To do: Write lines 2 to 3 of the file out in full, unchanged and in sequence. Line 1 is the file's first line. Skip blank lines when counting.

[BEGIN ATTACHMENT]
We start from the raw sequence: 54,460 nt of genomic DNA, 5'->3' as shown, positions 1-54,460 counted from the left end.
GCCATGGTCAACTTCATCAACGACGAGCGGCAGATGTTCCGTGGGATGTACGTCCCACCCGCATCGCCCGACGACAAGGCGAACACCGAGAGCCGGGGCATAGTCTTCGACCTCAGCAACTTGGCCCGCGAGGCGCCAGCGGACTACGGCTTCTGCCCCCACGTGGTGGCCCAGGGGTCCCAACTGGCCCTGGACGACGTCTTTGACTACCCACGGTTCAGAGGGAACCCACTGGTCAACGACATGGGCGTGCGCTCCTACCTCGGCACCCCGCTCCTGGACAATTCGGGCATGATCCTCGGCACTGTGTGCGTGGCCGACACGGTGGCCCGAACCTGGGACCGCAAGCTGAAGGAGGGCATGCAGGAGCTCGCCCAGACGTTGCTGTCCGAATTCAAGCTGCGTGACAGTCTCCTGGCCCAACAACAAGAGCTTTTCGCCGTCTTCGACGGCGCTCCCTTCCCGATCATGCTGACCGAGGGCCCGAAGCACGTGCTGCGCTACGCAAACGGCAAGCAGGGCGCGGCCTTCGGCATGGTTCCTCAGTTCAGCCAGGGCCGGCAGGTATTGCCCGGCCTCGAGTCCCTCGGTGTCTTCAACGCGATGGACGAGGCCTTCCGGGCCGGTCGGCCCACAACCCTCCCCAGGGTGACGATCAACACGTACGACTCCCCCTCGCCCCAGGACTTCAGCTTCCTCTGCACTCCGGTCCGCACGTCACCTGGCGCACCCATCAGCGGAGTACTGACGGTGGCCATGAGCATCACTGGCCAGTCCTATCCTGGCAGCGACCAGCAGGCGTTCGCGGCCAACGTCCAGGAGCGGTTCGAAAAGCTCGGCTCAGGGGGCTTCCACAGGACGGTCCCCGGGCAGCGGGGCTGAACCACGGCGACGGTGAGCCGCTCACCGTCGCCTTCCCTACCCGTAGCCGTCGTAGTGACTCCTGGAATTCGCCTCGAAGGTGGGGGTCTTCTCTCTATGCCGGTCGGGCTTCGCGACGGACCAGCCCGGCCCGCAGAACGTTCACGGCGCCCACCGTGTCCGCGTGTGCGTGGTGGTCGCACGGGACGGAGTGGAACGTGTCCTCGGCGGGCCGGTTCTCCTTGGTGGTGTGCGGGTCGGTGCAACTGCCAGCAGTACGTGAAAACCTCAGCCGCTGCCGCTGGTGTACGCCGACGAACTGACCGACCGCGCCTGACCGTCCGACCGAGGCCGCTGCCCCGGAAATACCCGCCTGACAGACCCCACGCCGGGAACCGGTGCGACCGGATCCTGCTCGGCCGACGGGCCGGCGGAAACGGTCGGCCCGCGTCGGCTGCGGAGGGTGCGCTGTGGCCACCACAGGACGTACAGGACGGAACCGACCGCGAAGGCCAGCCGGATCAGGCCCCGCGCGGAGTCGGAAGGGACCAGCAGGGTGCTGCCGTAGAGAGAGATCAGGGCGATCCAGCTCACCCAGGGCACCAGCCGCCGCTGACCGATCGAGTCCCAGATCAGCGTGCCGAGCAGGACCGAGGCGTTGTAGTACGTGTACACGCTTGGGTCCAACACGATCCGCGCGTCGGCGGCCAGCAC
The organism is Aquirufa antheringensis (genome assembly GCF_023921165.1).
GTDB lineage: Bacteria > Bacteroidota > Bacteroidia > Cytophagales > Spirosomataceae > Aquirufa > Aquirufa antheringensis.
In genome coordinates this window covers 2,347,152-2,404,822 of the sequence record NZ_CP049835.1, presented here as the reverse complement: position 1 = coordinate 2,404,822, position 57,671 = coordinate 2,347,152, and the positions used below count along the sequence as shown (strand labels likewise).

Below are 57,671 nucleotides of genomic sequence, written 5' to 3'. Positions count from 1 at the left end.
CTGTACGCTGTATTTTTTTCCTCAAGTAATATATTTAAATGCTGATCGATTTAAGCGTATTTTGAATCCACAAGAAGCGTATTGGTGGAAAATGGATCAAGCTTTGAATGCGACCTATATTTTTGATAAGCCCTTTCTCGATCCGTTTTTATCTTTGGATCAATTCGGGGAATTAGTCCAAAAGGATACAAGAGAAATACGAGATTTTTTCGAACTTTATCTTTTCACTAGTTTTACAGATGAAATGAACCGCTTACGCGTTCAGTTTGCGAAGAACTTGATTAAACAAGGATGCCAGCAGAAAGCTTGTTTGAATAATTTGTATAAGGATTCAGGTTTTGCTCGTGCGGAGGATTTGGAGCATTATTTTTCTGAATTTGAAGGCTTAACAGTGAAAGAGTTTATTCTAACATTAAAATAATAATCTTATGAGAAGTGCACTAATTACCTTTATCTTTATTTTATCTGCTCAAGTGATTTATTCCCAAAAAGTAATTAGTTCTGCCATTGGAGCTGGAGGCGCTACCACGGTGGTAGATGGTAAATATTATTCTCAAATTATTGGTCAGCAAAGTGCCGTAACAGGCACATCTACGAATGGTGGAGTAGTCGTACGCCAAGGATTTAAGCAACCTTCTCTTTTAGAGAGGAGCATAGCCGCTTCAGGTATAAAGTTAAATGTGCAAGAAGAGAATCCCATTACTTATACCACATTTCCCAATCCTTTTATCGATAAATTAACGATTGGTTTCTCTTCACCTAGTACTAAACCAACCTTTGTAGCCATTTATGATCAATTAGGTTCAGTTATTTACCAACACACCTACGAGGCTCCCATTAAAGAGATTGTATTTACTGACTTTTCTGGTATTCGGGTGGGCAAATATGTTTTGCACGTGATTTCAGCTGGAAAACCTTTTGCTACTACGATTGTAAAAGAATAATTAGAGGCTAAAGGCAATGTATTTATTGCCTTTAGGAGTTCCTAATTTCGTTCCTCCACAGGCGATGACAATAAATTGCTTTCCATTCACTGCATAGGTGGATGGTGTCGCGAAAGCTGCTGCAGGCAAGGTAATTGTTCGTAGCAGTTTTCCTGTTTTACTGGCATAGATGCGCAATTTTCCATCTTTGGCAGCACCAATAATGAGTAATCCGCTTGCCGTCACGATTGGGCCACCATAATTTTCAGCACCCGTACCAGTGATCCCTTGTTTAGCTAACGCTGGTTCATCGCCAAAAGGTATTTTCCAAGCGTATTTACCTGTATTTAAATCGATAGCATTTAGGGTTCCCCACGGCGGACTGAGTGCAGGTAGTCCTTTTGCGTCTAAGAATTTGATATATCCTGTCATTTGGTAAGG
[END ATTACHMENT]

GCCATGGTCAACTTCATCAACGACGAGCGGCAGATGTTCCGTGGGATGTACGTCCCACCCGCATCGCCCGACGACAAGGCGAACACCGAGAGCCGGGGCATAGTCTTCGACCTCAGCAACTTGGCCCGCGAGGCGCCAGCGGACTACGGCTTCTGCCCCCACGTGGTGGCCCAGGGGTCCCAACTGGCCCTGGACGACGTCTTTGACTACCCACGGTTCAGAGGGAACCCACTGGTCAACGACATGGGCGTGCGCTCCTACCTCGGCACCCCGCTCCTGGACAATTCGGGCATGATCCTCGGCACTGTGTGCGTGGCCGACACGGTGGCCCGAACCTGGGACCGCAAGCTGAAGGAGGGCATGCAGGAGCTCGCCCAGACGTTGCTGTCCGAATTCAAGCTGCGTGACAGTCTCCTGGCCCAACAACAAGAGCTTTTCGCCGTCTTCGACGGCGCTCCCTTCCCGATCATGCTGACCGAGGGCCCGAAGCACGTGCTGCGCTACGCAAACGGCAAGCAGGGCGCGGCCTTCGGCATGGTTCCTCAGTTCAGCCAGGGCCGGCAGGTATTGCCCGGCCTCGAGTCCCTCGGTGTCTTCAACGCGATGGACGAGGCCTTCCGGGCCGGTCGGCCCACAACCCTCCCCAGGGTGACGATCAACACGTACGACTCCCCCTCGCCCCAGGACTTCAGCTTCCTCTGCACTCCGGTCCGCACGTCACCTGGCGCACCCATCAGCGGAGTACTGACGGTGGCCATGAGCATCACTGGCCAGTCCTATCCTGGCAGCGACCAGCAGGCGTTCGCGGCCAACGTCCAGGAGCGGTTCGAAAAGCTCGGCTCAGGGGGCTTCCACAGGACGGTCCCCGGGCAGCGGGGCTGAACCACGGCGACGGTGAGCCGCTCACCGTCGCCTTCCCTACCCGTAGCCGTCGTAGTGACTCCTGGAATTCGCCTCGAAGGTGGGGGTCTTCTCTCTATGCCGGTCGGGCTTCGCGACGGACCAGCCCGGCCCGCAGAACGTTCACGGCGCCCACCGTGTCCGCGTGTGCGTGGTGGTCGCACGGGACGGAGTGGAACGTGTCCTCGGCGGGCCGGTTCTCCTTGGTGGTGTGCGGGTCGGTGCAACTGCCAGCAGTACGTGAAAACCTCAGCCGCTGCCGCTGGTGTACGCCGACGAACTGACCGACCGCGCCTGACCGTCCGACCGAGGCCGCTGCCCCGGAAATACCCGCCTGACAGACCCCACGCCGGGAACCGGTGCGACCGGATCCTGCTCGGCCGACGGGCCGGCGGAAACGGTCGGCCCGCGTCGGCTGCGGAGGGTGCGCTGTGGCCACCACAGGACGTACAGGACGGAACCGACCGCGAAGGCCAGCCGGATCAGGCCCCGCGCGGAGTCGGAAGGGACCAGCAGGGTGCTGCCGTAGAGAGAGATCAGGGCGATCCAGCTCACCCAGGGCACCAGCCGCCGCTGACCGATCGAGTCCCAGATCAGCGTGCCGAGCAGGACCGAGGCGTTGTAGTACGTGTACACGCTTGGGTCCAACACGATCCGCGCGTCGGCGGCCAGCAC
The organism is Aquirufa antheringensis (genome assembly GCF_023921165.1).